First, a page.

should work:

DEF FN_CheckForModule(ModuleName$)
LOCAL Result%
SYS "XOS_Module",18,ModuleName$ TO Result%
IF Result%=18 THEN =TRUE ELSE =FALSE
--
Vince M Hudd - Soft Rock Software - www.softrock.co.uk
RISCOSitory - www.riscository.com
John Williams (News)
2018-07-20 18:47:48 UTC
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Post by Vince M Hudd
This is untested, and based purely on that, but if I read it right this
OK - I'm conVinced!

John
--
John Williams, now back in the UK - no attachments to these addresses!
Non-RISC OS posters change user to johnrwilliams or put 'risc' in subject!
Who is John Williams? http://petit.four.free.fr/picindex/author/
Steve Fryatt
2018-07-20 19:01:19 UTC
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On 20 Jul, "John Williams (News)" wrote in message
Post by John Williams (News)
I think if I had this problem I would call an Obeyfile from within the
BASIC and get it to set a system variable depending on the result.
When this OSCLI command returned to BASIC I would interrogate the system
Why an Obey file? Why not just

OSCLI("Set MyApp$MyModPresent 1")
OSCLI("RMEnsure MyModule Set MyApp$MyModPresent 0")

Although, as Vince says, using OS_Module 18 looks to be a much better
solution.
--
Steve Fryatt - Leeds, England

http://www.stevefryatt.org.uk/
l***@gmail.com
2018-07-21 15:53:03 UTC
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Post by Steve Fryatt
Why an Obey file? Why not just
OSCLI("Set MyApp$MyModPresent 1")
OSCLI("RMEnsure MyModule Set MyApp$MyModPresent 0")
Whenever I've had a need to check for the presence of a
module, it's always been the case that it's a fault if
it's not present, so the following has always been adequate:

*RMEnsure ModuleName 0.00 Error ModuleName not present

Otherwise,
SYS "XOS_Module",18,ModuleName$ TO ; Flags%
ModulePresent%=(Flags% AND 1)<>1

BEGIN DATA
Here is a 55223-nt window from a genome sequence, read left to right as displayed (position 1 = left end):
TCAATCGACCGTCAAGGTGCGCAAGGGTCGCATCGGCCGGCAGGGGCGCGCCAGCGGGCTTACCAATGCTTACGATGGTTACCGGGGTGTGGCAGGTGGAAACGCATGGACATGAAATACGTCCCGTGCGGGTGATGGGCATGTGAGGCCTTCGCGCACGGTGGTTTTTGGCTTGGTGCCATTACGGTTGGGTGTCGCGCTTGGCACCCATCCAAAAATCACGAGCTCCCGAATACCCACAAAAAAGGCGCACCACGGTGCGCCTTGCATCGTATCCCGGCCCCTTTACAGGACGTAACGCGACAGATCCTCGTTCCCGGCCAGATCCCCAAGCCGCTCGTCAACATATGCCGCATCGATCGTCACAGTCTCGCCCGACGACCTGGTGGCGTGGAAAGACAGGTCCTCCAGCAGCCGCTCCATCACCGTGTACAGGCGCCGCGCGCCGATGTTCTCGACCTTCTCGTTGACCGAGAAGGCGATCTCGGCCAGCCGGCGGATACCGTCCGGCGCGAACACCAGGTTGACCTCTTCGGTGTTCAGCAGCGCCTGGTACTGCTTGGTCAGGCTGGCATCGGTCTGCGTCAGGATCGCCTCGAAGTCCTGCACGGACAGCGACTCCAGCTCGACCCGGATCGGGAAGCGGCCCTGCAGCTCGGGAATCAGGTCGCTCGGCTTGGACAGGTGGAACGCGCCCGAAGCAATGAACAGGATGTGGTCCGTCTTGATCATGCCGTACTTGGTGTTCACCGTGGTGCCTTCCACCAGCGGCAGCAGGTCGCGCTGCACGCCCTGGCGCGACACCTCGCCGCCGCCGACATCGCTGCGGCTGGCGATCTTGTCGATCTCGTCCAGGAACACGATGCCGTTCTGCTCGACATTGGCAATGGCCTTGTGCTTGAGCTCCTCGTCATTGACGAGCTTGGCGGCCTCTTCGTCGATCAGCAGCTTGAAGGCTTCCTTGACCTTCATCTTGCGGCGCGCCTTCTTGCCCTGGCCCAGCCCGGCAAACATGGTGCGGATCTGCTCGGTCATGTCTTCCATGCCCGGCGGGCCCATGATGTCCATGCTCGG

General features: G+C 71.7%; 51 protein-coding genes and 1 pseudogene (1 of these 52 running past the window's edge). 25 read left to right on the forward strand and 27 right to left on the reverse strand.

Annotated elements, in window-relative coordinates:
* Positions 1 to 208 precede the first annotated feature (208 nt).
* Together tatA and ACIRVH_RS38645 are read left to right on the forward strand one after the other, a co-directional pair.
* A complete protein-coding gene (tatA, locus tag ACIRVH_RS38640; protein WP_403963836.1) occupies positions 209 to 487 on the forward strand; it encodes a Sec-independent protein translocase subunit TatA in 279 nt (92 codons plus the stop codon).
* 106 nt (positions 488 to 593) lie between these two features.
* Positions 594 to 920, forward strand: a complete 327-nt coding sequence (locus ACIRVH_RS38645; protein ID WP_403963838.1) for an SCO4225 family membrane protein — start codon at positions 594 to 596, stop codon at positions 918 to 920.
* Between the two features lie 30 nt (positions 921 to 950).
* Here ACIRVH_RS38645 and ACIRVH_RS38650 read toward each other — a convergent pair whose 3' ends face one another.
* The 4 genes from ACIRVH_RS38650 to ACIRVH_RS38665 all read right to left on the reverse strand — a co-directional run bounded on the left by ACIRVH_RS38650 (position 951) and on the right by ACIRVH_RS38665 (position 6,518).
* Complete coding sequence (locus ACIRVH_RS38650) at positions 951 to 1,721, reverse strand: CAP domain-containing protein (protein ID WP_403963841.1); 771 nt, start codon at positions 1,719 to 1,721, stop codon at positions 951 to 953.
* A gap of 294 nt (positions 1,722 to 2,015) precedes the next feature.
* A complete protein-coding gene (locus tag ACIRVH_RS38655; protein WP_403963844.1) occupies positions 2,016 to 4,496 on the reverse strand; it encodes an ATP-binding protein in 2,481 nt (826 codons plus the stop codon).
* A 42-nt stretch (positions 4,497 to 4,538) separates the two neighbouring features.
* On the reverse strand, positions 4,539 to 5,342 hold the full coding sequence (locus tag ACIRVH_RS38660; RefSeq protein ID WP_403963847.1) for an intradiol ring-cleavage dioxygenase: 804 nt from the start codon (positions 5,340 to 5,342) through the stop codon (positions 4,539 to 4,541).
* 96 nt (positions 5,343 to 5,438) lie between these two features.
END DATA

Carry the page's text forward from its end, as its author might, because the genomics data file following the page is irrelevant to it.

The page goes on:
I'd prefer to test for the explicit case of an error being
returned, not for the case that R0<>18. I know it's as close
to impossible as makes no difference to have an error block
at address 18, but I would still prefer to test that an
*error* has been return, not for something that would also
be returned when an error is returned.

Unless the canonical Acorn documentation specifies something
else.

jgh
Vince M Hudd
2018-07-21 21:28:56 UTC
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On 21/07/18 16:53, ***@gmail.com wrote:

[snips]
Post by l***@gmail.com
Otherwise,
SYS "XOS_Module",18,ModuleName$ TO ; Flags%
ModulePresent%=(Flags% AND 1)<>1
I'd prefer to test for the explicit case of an error being
returned, not for the case that R0<>18.
Yes - but Xavier said:

"I'd like a real test for existence please, not a call and handling an
error returned if the module is not present."

Strictly speaking, doing it correctly as above or checking for R0<>18 is
still "handling an error returned" but I read that as not wanting to
check the flags for whatever reason.
--
Vince M Hudd - Soft Rock Software - www.softrock.co.uk
RISCOSitory - www.riscository.com
l***@gmail.com
2018-07-22 11:01:44 UTC
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Post by Vince M Hudd
Strictly speaking, doing it correctly as above or checking for R0<>18 is
still "handling an error returned" but I read that as not wanting to
check the flags for whatever reason.
Thinking a few thoughts, it is practically impossible for an
error block to be in the system zero page, and impossible for
it to be in the hardware vector space, and a lot of API calls
use <256 to test for non-address vs address, so I think I'd
be minded to use present=(R0<256), absent=(R0>255).